John Dabell succinctly articulates a possible reason: It could be argued, that we need to accomplish the learning first before we can understand what the learning objective is and what the knowledge and understanding relates to. Many teachers concur, and after years of adhering to the expectation of writing down learning objectives (Los) at the start of lessons, at the beginning of the year, maybe this is a chance to try something different.

 

To read more, click here 



5 Out-Of-The Box Assessment Strategies Every Teacher Should Know


Most teachers and current textbooks offer varied approaches to the material to be learned so the teaching can be brain-compatible with the varied student learning styles.

It is only logical that respect for these individual learning styles be incorporated into assessment forms and out-of-the-box assessment strategies teachers should know and use when appropriate. For example, teachers responsive to interpersonal learning styles find cooperative group work a way to pull in those learners as well to give students with artistic, computer, dramatic, or organizational skills the opportunities to enter the learning experience through their strengths and interests

To read more, click here 



20 Collaborative Learning Tips And Strategies For Teachers


Collaborative learning teams are said to attain higher level thinking and preserve information for longer times than students working individually.  Why is this so?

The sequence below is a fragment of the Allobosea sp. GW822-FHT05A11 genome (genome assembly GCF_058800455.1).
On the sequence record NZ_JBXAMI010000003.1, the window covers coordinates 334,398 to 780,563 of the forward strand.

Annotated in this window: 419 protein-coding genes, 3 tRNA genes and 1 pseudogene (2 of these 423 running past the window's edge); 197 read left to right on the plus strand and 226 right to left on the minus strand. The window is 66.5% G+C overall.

Groups tend to learn through “discussion, clarification of ideas, and evaluation of other’s ideas.” Perhaps information that is discussed is retained in long-term memory. Research suggests that students who worked collaboratively on math computational problems earned significantly higher scores than those who worked alone. Plus, students who demonstrated lower levels of achievement improved when working in diverse groups.

What are some ways to include best practices for collaborative learning in the classroom?



20 Collaborative Learning Tips And Strategies For Teachers


Collaborative learning teams are said to attain higher level thinking and preserve information for longer times than students working individually.  Why is this so?

Groups tend to learn through “discussion, clarification of ideas, and evaluation of other’s ideas.” Perhaps information that is discussed is retained in long-term memory. Research suggests that students who worked collaboratively on math computational problems earned significantly higher scores than those who worked alone. Plus, students who demonstrated lower levels of achievement improved when working in diverse groups.

What are some ways to include best practices for collaborative learning in the classroom?

To read more, click here 

Source: TeachThought 

 



‘Growth mindset’ in education: Great new tool or overrated fad?